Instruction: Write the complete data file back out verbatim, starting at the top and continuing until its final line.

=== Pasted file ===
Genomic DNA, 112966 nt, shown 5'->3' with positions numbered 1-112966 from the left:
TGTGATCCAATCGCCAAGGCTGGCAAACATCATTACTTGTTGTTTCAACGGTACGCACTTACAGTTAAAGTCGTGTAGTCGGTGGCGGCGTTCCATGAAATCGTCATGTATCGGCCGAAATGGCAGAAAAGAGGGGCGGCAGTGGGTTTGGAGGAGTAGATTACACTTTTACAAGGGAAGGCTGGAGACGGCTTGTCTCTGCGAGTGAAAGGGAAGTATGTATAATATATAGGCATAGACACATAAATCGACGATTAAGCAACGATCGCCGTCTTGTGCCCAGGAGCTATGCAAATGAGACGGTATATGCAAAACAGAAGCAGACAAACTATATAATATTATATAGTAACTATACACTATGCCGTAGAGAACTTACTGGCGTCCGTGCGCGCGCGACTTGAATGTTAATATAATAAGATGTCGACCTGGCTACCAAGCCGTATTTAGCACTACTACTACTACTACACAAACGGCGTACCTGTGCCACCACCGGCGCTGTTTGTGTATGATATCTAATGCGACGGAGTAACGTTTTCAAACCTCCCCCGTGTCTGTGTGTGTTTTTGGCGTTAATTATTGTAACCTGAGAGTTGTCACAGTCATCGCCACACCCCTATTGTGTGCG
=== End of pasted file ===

Genomic DNA, 112966 nt, shown 5'->3' with positions numbered 1-112966 from the left:
TGTGATCCAATCGCCAAGGCTGGCAAACATCATTACTTGTTGTTTCAACGGTACGCACTTACAGTTAAAGTCGTGTAGTCGGTGGCGGCGTTCCATGAAATCGTCATGTATCGGCCGAAATGGCAGAAAAGAGGGGCGGCAGTGGGTTTGGAGGAGTAGATTACACTTTTACAAGGGAAGGCTGGAGACGGCTTGTCTCTGCGAGTGAAAGGGAAGTATGTATAATATATAGGCATAGACACATAAATCGACGATTAAGCAACGATCGCCGTCTTGTGCCCAGGAGCTATGCAAATGAGACGGTATATGCAAAACAGAAGCAGACAAACTATATAATATTATATAGTAACTATACACTATGCCGTAGAGAACTTACTGGCGTCCGTGCGCGCGCGACTTGAATGTTAATATAATAAGATGTCGACCTGGCTACCAAGCCGTATTTAGCACTACTACTACTACTACACAAACGGCGTACCTGTGCCACCACCGGCGCTGTTTGTGTATGATATCTAATGCGACGGAGTAACGTTTTCAAACCTCCCCCGTGTCTGTGTGTGTTTTTGGCGTTAATTATTGTAACCTGAGAGTTGTCACAGTCATCGCCACACCCCTATTGTGTGCG